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water chestnut starch, water chestnut flour, water chestnut starch
water chestnut starch
Asian cooks often dredge foods in this before frying them, because it gives fried foods a crisp, nutty coating. It can also be used as a thickener. Look for it in Asian markets and health food stores. Don't confuse this with chestnut flour.
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wheat flour
wheat flour
Includes: (from hardest to softest flours) durum wheat flour and semolina flour (typically used for making pastas), whole wheat flour and graham flour (typically mixed with all-purpose or bread flour to make bread or baked goods), bread flour (typically used for making yeast breads), all-purpose flour (can be used for breads and baked goods), pastry flour (typically used for pastries), and cake flour (typically used for cakes). Substitutions: See the all-purpose flour listing.
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whole wheat pasta
whole wheat pasta
Several varieties of pasta are made with whole wheat instead of a more refined flour. This makes the pasta darker but more nutritious.
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wide rice noodles, chantaboon, jantaboon, sen chan, sha ha fun, sha he fan
wide rice noodles
These thick rice noodles are popular both in Southeast Asia and China. Soak the noodles in hot water until soft, then either boil them or add them along with some broth to your stir-fry.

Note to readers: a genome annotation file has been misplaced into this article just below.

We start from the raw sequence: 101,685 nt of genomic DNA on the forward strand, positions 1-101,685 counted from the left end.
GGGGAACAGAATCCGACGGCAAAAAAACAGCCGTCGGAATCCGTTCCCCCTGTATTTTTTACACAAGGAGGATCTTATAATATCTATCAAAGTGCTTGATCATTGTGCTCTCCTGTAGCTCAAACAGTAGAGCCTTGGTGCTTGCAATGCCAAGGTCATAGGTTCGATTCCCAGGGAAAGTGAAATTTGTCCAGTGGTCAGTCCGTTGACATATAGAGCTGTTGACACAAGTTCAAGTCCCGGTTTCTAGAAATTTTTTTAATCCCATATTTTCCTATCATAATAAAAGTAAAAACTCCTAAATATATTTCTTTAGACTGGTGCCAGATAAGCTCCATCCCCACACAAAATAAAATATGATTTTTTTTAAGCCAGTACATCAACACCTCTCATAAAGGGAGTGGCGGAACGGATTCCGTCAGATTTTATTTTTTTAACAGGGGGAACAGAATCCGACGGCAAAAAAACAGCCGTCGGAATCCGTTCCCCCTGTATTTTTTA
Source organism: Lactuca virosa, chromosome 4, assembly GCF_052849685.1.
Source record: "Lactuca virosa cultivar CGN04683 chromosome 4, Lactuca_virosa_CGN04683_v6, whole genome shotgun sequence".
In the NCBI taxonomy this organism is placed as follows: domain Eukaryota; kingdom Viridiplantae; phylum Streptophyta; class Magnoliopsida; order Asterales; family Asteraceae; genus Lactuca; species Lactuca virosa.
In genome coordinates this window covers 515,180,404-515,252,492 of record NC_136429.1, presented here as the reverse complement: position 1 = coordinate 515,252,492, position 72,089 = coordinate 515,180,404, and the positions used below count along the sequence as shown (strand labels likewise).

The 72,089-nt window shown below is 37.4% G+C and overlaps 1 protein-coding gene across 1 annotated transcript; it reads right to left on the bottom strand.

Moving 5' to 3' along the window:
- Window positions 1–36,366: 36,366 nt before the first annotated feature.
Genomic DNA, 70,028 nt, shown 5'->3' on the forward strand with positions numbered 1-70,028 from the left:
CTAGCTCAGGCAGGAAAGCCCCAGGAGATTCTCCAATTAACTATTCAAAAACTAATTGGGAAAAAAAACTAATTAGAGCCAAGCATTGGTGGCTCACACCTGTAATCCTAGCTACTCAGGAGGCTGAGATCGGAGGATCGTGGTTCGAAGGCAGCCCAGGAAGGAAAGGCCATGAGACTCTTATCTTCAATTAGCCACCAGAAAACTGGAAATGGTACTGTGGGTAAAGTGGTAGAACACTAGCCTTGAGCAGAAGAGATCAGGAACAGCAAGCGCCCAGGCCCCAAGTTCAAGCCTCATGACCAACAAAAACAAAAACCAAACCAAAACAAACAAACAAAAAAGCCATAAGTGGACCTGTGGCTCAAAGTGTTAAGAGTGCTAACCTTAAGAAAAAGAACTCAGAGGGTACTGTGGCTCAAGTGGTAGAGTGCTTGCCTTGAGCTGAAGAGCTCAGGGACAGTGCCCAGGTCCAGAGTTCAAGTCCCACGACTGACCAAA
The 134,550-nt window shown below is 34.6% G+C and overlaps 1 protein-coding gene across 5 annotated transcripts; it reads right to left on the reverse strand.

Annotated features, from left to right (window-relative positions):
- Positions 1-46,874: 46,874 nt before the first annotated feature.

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wonton noodles, Chinese soup noodles, noodles for soup, won ton noodles
wonton noodles
These are thin Chinese egg noodles of various widths. They're usually served in soups. They're available both fresh and dried in Asian markets.
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wonton wrappers, wonton skins
wonton wrappers
Wontons are the Chinese answer to ravioli--small packets of meat encased in a thin noodle wrapper. The wrappers are made of flour, eggs, and water, and, once filled with meat, can be easily folded and pinched into shape. While assembling the wontons, keep the stack of wrappers moist by covering them with a damp towel. You can seal the dumplings with a "glue" made with cornstarch and water. The wrappers come in different thicknesses. The thin ones work best in soups, while the thicker ones are best for frying. Look for stacks of them wrapped in plastic in the refrigerator cases of Asian markets. Store them in the refrigerator or freezer, but let them come to room temperature before using.
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yufka, bourek dough, bourek sheets
yufka
This is the Middle Eastern and North African version of phyllo dough, with leaves that are slightly thicker and sometimes round. It's used to make savory pastries.
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ziti, cut ziti, zitti
ziti
These come either as long, hollow rods or as short tubes, called cut ziti. They're often baked in casseroles.